Later he discovered that a mixture of shellac (a secretion from the lac beetle) and slate dust produced an extremely hard wearing but very brittle surface and from this the 78rpm disc was developed. The slate dust was used because the older acoustic gramophones used steel needles with a pick-up weight of up to 200 grams and the slate helped grind the needle to fit the groove more closely. A modern record pick-up tracks at a recommended maximum of 7 grams. Most record players today can pick up a track at under 1 gram.
Between 1900 and 1960 the discs were usually 25 or 30cm across & gave between 2 and 5 minutes playing time each side. In the beginning sound was recorded with a horn attached to a diaphragm and stylus, which scratched out a trace in a rotating wax disc. This method lasted until 1925, when microphones became sufficiently developed to allow the recording of music. uring the Second World War records were sent from the USA to overseas POW camps to keep up prisoner morale. Due to their brittleness these were frequently broken in transit, so a new compound, vinyl, was born to give greater flexibility and reduce the likelihood of breakages.
During the war years vinyl was a very expensive material but the special circumstances of war justified it's use.
By 1948, Columbia Records had developed its 30cm Long Playing record, rotating at 33rpm and giving about 20-30 minutes a side which saw the downfall of shellac and vinyl was used from then on. Long-playing phonograph records may look the same now as when they were introduced in 1948, but countless refinements and developments within the industry have been made to perfect the long-playing record's technical excellence and insure the best in sound reproduction and quality available in recorded form.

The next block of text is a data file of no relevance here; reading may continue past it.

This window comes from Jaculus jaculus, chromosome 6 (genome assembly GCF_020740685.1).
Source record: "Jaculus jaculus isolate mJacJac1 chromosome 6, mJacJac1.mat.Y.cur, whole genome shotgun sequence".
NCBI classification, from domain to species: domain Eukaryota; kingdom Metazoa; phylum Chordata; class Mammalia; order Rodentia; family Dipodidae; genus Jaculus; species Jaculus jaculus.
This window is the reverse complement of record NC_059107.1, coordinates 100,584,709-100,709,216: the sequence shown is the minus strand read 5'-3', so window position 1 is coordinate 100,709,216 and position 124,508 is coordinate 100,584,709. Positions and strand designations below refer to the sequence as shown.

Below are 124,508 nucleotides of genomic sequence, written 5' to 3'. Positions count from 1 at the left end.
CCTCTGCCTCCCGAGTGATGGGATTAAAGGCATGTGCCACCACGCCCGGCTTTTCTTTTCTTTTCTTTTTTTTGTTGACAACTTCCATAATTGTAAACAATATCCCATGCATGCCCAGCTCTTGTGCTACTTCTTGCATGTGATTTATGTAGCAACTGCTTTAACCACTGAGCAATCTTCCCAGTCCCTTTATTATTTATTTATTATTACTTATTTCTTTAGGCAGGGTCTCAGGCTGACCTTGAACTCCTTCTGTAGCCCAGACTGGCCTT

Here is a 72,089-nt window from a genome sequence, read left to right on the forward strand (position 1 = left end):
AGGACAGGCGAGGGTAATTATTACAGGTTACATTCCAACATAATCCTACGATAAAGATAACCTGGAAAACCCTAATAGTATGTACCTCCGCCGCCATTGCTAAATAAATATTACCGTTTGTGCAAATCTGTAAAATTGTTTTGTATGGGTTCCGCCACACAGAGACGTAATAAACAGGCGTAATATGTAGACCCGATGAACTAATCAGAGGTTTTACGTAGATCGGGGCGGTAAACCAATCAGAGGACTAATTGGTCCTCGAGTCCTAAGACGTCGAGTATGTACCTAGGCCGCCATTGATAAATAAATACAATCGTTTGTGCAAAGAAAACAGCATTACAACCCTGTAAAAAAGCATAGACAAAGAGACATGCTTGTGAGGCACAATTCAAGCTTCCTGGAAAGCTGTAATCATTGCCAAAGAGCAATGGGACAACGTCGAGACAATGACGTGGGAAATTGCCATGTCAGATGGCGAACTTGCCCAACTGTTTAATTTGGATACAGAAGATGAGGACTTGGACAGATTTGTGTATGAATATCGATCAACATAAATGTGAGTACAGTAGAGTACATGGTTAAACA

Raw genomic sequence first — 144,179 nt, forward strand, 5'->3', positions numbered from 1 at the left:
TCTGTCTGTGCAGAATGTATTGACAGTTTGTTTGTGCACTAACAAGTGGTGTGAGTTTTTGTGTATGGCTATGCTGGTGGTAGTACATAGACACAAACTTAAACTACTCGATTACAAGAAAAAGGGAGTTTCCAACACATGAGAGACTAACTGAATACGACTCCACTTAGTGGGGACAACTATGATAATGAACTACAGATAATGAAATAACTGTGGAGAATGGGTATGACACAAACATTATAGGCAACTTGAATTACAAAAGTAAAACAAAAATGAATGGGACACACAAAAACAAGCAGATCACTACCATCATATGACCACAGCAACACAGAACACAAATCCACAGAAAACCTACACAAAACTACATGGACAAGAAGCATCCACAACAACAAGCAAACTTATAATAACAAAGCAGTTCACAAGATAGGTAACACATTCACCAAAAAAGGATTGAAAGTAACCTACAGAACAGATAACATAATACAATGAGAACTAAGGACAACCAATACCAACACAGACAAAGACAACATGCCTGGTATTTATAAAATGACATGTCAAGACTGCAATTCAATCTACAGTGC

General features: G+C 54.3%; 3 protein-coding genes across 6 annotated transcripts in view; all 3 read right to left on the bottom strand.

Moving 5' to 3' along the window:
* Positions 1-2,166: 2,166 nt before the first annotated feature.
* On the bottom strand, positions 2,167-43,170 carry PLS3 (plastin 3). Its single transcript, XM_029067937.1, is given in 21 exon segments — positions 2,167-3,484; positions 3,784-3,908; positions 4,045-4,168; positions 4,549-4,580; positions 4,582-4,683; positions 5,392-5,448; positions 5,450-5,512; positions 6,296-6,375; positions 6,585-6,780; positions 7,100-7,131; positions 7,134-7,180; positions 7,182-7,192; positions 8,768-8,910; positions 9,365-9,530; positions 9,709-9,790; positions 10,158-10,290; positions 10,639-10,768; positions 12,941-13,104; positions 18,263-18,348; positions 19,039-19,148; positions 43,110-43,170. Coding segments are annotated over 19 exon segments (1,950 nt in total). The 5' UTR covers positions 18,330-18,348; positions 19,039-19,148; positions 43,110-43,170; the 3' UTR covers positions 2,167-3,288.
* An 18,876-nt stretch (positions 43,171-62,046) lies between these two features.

A year later the first 45rpm disc was produced by RCA, 18cm in diameter and giving about 3 minutes a side. No better than the 78 for playing time, but ideal for pop record companies and juke box manufacturers! The 45 was light, compact, sounded much better than the 78 and was less prone to getting broken. 1958 saw the arrival of stereo records although unsuccesful experiments with two channel sound had been going on since before the First World War. This pleased those first "collectors" but irritated the retailers who had to keep dual stocks of LPs in mono and stereo and of course, the record companies had to prepare separate mono and stereo mixed versions of the LPs to start with. Stereo was generally only used for LPs up until about 1970, when pop singles began to appear in stereo versions so by this time the mono LP became a thing of the past.
In the late 1950s some companies experimented with a 16rpm speed originally intended for 'talking books' but was also used for music LPs in Eastern Europe and Africa. An American company also produced an 8rpm discs in the early 1970s for talking books for the blind. The 30cm disc rotating at 45rpm made it's first appearance in 1975 and makes the most of the best features of the 33 and 45rpm formats by offering a reasonable playing time (up to 12 mins/side) at a greatly enhanced volume and frequency response. EMI produceed a short run of classical LPs on this format in the early 1980s.
Despite the devastation caused to vinyl sales by the rapid rise in popularity of the CD, the format still thrives among keen record collectors and club disc jockeys.